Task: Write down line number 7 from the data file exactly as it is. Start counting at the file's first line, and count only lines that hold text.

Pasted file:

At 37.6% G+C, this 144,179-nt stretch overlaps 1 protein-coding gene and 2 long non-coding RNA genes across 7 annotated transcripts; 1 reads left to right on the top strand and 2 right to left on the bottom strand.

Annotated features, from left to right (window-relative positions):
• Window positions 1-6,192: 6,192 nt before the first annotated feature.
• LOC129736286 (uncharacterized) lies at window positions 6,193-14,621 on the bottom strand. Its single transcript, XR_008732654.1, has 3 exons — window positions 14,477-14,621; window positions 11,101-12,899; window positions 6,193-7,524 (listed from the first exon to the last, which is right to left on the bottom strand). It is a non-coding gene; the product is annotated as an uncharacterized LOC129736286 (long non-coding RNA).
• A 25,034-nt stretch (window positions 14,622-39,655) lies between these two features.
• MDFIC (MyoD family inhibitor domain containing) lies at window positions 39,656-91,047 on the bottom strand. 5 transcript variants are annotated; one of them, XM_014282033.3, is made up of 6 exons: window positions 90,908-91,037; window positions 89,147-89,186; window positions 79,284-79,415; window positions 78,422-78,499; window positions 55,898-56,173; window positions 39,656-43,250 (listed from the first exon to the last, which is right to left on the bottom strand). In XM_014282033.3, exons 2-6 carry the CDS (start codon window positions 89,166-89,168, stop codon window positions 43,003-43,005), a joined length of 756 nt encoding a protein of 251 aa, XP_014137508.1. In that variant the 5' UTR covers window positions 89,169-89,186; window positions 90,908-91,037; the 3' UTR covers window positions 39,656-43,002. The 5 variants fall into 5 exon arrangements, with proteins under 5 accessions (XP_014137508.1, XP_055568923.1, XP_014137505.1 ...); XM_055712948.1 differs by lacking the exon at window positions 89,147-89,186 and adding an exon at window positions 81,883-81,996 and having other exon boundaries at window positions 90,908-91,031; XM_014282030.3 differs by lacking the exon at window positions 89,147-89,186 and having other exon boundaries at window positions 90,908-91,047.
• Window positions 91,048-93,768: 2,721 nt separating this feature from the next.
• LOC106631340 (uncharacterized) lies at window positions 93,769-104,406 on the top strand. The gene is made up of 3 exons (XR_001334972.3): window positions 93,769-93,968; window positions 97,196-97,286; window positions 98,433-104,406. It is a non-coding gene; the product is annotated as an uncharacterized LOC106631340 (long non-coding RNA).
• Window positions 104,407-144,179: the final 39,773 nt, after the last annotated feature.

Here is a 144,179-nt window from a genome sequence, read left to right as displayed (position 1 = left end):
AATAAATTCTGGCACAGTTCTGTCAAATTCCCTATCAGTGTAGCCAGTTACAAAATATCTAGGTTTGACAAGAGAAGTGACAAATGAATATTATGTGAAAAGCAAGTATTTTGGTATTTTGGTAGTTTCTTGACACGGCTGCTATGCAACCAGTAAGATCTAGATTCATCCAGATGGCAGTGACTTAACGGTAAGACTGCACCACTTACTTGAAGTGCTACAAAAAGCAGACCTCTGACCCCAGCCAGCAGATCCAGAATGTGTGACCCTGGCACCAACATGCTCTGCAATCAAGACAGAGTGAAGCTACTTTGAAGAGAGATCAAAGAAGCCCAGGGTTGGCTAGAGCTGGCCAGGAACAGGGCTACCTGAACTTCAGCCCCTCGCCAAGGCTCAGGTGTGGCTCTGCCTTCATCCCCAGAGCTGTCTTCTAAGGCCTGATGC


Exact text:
• Window positions 91,048-93,768: 2,721 nt separating this feature from the next.